There is no immutable law that teaching groups must be smaller in higher education than they are in schools. Sir Christopher Ball, a former warden of Keble College, Oxford, argued long ago that established practice should be reversed so that nursery schools were more generously staffed than universities. Still, it comes as a shock to find that some colleges and universities have almost twice as many students per member of staff as the average secondary school.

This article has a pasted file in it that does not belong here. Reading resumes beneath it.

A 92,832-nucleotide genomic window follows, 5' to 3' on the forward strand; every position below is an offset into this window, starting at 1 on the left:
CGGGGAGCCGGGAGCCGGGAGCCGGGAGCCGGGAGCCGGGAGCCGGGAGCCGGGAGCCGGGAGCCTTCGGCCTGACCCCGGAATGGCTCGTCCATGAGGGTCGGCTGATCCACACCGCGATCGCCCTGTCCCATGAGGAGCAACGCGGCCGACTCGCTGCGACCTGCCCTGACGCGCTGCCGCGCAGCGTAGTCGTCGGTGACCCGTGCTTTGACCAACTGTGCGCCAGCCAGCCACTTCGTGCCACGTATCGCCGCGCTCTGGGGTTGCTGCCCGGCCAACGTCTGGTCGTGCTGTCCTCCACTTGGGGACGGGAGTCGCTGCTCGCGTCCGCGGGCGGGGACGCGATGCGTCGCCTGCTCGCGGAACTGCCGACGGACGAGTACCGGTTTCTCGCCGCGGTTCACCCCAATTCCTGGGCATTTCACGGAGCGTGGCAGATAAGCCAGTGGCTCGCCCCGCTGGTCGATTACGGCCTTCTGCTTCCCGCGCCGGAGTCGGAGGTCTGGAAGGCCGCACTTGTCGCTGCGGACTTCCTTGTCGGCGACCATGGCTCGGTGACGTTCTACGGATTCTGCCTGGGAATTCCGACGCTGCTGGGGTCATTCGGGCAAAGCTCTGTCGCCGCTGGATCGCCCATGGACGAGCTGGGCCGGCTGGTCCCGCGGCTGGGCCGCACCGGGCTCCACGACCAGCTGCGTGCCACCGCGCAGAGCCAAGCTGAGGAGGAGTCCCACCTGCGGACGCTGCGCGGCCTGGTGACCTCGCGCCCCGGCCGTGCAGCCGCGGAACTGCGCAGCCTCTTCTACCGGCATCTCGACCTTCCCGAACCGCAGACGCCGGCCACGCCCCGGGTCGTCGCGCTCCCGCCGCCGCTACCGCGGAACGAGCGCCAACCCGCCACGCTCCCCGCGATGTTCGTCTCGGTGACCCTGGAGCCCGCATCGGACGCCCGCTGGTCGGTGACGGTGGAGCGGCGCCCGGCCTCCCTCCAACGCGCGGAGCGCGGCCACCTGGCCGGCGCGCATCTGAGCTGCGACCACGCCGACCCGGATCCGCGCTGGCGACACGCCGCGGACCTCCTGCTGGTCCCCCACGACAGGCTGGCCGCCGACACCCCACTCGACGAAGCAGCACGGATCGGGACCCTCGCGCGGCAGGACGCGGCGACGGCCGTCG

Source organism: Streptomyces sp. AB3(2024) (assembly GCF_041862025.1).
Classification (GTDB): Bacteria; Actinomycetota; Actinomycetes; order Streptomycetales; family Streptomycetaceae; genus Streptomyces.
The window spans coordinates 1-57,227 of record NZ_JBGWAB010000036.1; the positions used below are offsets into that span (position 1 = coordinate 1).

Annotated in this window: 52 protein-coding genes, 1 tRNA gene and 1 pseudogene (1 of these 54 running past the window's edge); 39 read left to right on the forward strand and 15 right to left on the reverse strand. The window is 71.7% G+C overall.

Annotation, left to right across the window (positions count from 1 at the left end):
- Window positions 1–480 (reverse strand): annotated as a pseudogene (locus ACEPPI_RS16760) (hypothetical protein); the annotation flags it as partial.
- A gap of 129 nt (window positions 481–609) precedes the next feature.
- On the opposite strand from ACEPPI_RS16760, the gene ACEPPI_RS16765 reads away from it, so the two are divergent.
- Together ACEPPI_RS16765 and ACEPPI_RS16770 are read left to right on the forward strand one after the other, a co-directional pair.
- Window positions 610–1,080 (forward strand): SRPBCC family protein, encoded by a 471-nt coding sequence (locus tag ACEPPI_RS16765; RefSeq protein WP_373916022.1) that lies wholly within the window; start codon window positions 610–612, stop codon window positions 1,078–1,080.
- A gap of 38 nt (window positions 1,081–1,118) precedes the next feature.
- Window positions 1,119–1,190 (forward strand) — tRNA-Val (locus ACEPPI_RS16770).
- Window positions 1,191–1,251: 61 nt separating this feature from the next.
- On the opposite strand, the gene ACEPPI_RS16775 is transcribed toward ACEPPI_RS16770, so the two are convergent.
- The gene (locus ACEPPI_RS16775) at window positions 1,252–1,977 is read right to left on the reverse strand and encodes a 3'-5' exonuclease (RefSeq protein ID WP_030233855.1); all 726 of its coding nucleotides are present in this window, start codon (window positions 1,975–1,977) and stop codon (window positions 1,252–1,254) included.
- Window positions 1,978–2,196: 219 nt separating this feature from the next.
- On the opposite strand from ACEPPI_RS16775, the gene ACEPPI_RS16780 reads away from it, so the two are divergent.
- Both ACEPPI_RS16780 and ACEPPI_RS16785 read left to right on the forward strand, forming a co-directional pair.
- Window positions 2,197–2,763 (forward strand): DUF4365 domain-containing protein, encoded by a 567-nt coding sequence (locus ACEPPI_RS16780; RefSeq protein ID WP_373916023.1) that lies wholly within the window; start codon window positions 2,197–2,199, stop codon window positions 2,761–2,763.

New teaching technologies may allow universities to stretch staffing levels somewhat further than in years gone by, but students still value personal contact. This is one of the areas in which the new "customer students" are most likely to flex their muscles if top-up fees bring about the changes of attitude that many expect. Last week it was the state of teaching buildings that was causing concern; now staffing levels. Top-up fees may not have caused a revolution in student choice, but they look like having an impact on the student experience that far exceeds their immediate financial value.